Expression profiling by RNA-seq

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Leaf samples were collected from five plants at the 4 week growth stage. Total RNA was extracted using RNeasy Plant Mini Kit (Qiagen) according to manufacturer’s instructions and used to produce libraries using TruSeq RNA library Prep Kit v2 (Illumina). Pooled libraries were sequenced in a NextSeq550 sequencing platform (Illumina). Two biological replicates were generated for each genotype, and at least 20 million reads were produced per replicate.

Generation of epimutations using histone demethylase mutants

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Five independent homozygous elf6-C, ref6-5 elf6-C/ref6-5 plants were selected for reciprocal crosses with wild-type plants (Col-0). All the F1 progenies were self-pollinated to generate F2 seeds that were grown in individual pots. The frequency of developmental phenotypes, not observed in the histone demethylase mutants, was scored 8 week old plants and fertility was determined according to the production of viable seeds. Plants that displayed developmental phenotypes not found in elf6-C, ref6-5 or elf6-C/ref6-5 mutants where genotyped by PCR (Supplementary file 3) to determine their zygosity.

Bisulfite sequencing

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Rosette leaves from five 4 week old plants were pooled for each sample. Genomic DNA was extracted with the DNeasy Plant Mini Kit (Qiagen, Germany). DNA libraries were generated using the Illumina TruSeq Nano kit (Illumina, CA, USA). DNA was sheared to 350 bp. The bisulfite treatment step using the Epitect Plus DNA Bisulfite Conversion Kit (Qiagen, Germany) was inserted after the adaptor ligation; incubation in the thermal cycler was repeated once before clean-up. After clean-up of the bisulfite conversion reaction, library enrichment was done using Kapa Hifi Uracil+ DNA polymerase (Kapa Biosystems, USA). Libraries were sequenced with 2 × 150 bp paired-end reads on an HiSeq 4000 (Illumina), with conventional gDNA libraries in control lanes for base calling calibration. Sixteen to 24 libraries with different indexing adapters were pooled in each lane.

Computational analysis of paired end BS-seq

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Paired-end quality was assessed using FASTQC (Andrews et al., 2010). Trimmomatic (Bolger et al., 2014) was used for quality trimming. Parameters for read quality filtering were set as follows: Minimum length of 40 bp; sliding window trimming of 4 bp with required Phred quality score of 20. Trimmed reads were mapped to the Arabidopsis thaliana TAIR10 genome assembly using bwa-meth (Pedersen et al., 2014) with default parameters. Mapped reads were deduplicated using picardtools (Picard toolkit, 2019), and numbers of methylated/unmethylated reads per position were retrieved using MehtylExtract (Oliver et al., 2014).

Pericentromeric heterochromatic regions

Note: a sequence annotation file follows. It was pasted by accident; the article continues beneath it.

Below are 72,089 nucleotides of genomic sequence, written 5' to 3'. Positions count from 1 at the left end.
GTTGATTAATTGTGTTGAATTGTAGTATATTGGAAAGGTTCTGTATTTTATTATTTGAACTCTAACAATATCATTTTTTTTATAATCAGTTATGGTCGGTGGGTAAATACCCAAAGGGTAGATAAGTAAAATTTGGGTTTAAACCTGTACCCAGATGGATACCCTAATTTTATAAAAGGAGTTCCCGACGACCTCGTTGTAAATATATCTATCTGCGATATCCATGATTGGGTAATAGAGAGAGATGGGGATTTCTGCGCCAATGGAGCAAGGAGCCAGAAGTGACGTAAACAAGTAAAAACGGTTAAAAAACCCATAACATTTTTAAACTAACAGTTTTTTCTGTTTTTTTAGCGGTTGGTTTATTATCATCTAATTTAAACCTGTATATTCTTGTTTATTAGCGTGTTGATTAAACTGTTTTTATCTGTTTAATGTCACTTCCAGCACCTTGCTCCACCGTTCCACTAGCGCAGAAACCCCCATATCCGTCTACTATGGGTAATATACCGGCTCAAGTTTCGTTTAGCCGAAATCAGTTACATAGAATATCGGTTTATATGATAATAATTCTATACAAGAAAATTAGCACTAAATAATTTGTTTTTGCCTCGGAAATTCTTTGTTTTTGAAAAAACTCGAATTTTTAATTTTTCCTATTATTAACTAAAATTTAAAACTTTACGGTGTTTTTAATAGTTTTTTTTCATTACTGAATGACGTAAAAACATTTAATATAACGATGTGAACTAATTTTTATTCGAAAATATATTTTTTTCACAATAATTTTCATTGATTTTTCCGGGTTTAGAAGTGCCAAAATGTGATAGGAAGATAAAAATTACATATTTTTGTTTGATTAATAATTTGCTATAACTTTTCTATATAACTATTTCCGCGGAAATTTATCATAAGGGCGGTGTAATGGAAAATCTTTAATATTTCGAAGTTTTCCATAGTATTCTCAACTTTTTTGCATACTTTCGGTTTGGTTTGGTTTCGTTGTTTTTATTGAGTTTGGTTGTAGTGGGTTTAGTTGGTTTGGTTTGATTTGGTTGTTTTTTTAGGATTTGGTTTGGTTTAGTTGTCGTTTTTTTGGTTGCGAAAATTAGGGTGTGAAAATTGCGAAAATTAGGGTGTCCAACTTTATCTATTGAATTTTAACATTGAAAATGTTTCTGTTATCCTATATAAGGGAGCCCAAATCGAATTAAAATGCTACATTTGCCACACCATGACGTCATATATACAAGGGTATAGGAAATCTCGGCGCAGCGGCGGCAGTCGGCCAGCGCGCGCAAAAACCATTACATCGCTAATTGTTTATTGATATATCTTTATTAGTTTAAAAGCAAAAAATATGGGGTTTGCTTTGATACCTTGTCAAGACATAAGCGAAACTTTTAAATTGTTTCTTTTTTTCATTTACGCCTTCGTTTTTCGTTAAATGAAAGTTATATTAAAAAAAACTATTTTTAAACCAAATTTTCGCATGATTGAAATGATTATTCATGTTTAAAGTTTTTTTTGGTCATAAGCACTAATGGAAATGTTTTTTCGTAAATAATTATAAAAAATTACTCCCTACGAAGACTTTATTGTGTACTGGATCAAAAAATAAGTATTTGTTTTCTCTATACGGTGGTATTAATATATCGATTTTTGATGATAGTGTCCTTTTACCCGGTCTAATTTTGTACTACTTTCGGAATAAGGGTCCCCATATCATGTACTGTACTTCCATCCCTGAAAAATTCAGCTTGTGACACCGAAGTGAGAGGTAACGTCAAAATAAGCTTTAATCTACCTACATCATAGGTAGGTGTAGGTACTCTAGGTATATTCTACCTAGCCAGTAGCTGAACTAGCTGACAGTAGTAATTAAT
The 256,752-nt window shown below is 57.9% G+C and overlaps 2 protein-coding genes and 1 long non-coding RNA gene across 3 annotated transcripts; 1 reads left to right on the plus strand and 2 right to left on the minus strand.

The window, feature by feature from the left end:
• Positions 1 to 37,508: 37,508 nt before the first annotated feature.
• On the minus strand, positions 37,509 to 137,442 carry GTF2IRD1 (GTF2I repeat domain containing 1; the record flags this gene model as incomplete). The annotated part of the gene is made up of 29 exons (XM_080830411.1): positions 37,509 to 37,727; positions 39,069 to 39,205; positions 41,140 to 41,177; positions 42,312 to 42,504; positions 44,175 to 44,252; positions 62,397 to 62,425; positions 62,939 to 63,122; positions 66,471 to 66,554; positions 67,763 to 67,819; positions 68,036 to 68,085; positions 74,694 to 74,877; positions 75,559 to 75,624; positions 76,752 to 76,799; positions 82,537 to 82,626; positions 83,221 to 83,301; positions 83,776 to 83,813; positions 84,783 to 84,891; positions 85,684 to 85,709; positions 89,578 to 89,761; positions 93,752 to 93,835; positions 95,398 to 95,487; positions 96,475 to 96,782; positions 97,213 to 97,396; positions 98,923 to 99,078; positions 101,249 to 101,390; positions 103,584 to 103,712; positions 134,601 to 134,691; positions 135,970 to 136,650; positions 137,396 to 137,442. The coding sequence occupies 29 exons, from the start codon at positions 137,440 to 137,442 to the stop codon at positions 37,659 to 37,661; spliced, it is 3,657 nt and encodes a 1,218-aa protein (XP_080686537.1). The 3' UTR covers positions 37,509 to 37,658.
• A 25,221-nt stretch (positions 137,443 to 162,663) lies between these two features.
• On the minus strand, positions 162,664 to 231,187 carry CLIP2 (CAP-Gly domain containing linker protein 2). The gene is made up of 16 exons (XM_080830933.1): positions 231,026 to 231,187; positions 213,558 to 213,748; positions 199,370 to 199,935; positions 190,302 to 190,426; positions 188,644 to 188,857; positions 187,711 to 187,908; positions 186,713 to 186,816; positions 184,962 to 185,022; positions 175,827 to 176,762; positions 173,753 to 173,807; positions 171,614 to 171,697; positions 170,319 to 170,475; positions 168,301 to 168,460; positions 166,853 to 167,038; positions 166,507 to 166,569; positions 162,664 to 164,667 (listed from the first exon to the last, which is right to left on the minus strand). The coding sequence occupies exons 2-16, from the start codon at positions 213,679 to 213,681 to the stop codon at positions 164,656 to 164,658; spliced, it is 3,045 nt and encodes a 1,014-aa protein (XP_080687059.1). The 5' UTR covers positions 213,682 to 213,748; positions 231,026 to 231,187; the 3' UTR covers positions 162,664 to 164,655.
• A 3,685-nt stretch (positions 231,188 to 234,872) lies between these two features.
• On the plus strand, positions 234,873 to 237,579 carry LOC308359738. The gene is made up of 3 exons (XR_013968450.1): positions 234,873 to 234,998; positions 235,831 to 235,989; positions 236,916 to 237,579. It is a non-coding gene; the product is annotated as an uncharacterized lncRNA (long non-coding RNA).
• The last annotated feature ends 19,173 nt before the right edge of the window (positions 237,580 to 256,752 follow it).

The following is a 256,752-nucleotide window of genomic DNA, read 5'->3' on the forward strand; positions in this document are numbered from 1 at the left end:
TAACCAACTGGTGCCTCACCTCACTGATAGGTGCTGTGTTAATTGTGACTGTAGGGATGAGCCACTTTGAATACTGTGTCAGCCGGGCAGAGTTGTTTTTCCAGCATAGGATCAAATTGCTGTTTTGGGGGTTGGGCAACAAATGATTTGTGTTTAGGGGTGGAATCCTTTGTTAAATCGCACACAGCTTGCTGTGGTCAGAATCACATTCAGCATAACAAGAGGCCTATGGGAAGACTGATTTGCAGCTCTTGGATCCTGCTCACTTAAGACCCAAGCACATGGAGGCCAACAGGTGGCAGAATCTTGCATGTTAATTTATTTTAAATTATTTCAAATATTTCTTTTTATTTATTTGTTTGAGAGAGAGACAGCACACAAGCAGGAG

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Heterochromatin regions were defined as in Qiu et al., 2019 (Chr1:12,500,000–17,050,000, Chr2:2,300,000–6,300,000, Chr3: 12,800,000–14,800,000, Chr4: 1,620,000–2,280,000; 2,780,000–5,804,000, Chr5: 10,680,000–14,000,000).

Gene expression and ontology analysis

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We used agriGO v2.0 (Tian et al., 2017) to classify significantly enriched Gene Ontology (GO) terms associated with differential expression.

Immunostaining of chromatin

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Leaf protoplasts were isolated from 14 day old seedlings and fixed. After rehydration in PBS, slides were blocked in 2% BSA in PBS (30 min, 37°C) and incubated overnight at 4°C in 1% BSA in PBS containing antibodies (Upstate Biotechnology) specific to lysine-27-monomethylated H3 (1:100 dilution), and lysine-27-trimethylated H3 (1:100 dilution). Detection was carried out with an FITC-coupled antibody to rabbit IgG (Molecular Probes; 1:100 dilution, 37°C, 40 min) in 0.5% BSA in PBS. DNA was counterstained with 4,6 diamidino-2-phenylindole (DAPI) in Vectashield (Vector Laboratories).

Data visualisation

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For visualising BS-seq, RNA-seq and ChIP-seq genomic data we used Integratice Genomic Viewer (IGV) (Thorvaldsdóttir et al., 2013), And R version 3.5.1 (www.r-project.org) with packages ggplot2 (Wickham, 2016), eulerr (Larsson, 2019), pheatmap (Kolde, 2015) and EnrichedHeatmap (Gu et al., 2018).

Prediction of new TE insertion sites and molecular validation

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We analysed Bisulfite-seq data using Bismark (Krueger and Andrews, 2011) using the following parameters:–bowtie2 –ambiguous –unmapped –R 10 –score_min L,0,–0.6 -N 1. Identification of new TE insertion sites was performed using epiTEome (Daron and Slotkin, 2017). For the validation of new transposon insertions, we designed primers outside of predicted TE insertion site and inside the transposon based on physical reads identified by epiTEome. We used KAPA Taq Polymerase and PCR conditions of 95°C for 5 min, followed by 30–35 cycles of 95°C for 30 s, 58°C for 15 s, and 72°C for 2 min. The list of primers employed for this analysis are listed (Supplementary file 3).

Major datasets

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The following dataset was generated: ‘Arabidopsis H3K27 demethylases contribute to genomic integrity’. Dataset URL https://www.ebi.ac.uk/ena/browser/view/PRJEB36508.

The following previously published datasets were used: DDM1 and RdDM are the major regulators of transposon DNA methylation in Arabidopsis’. Dataset URL https://www.ncbi.nlm.nih.gov/geo/query/acc.cgi?acc=GSE41302.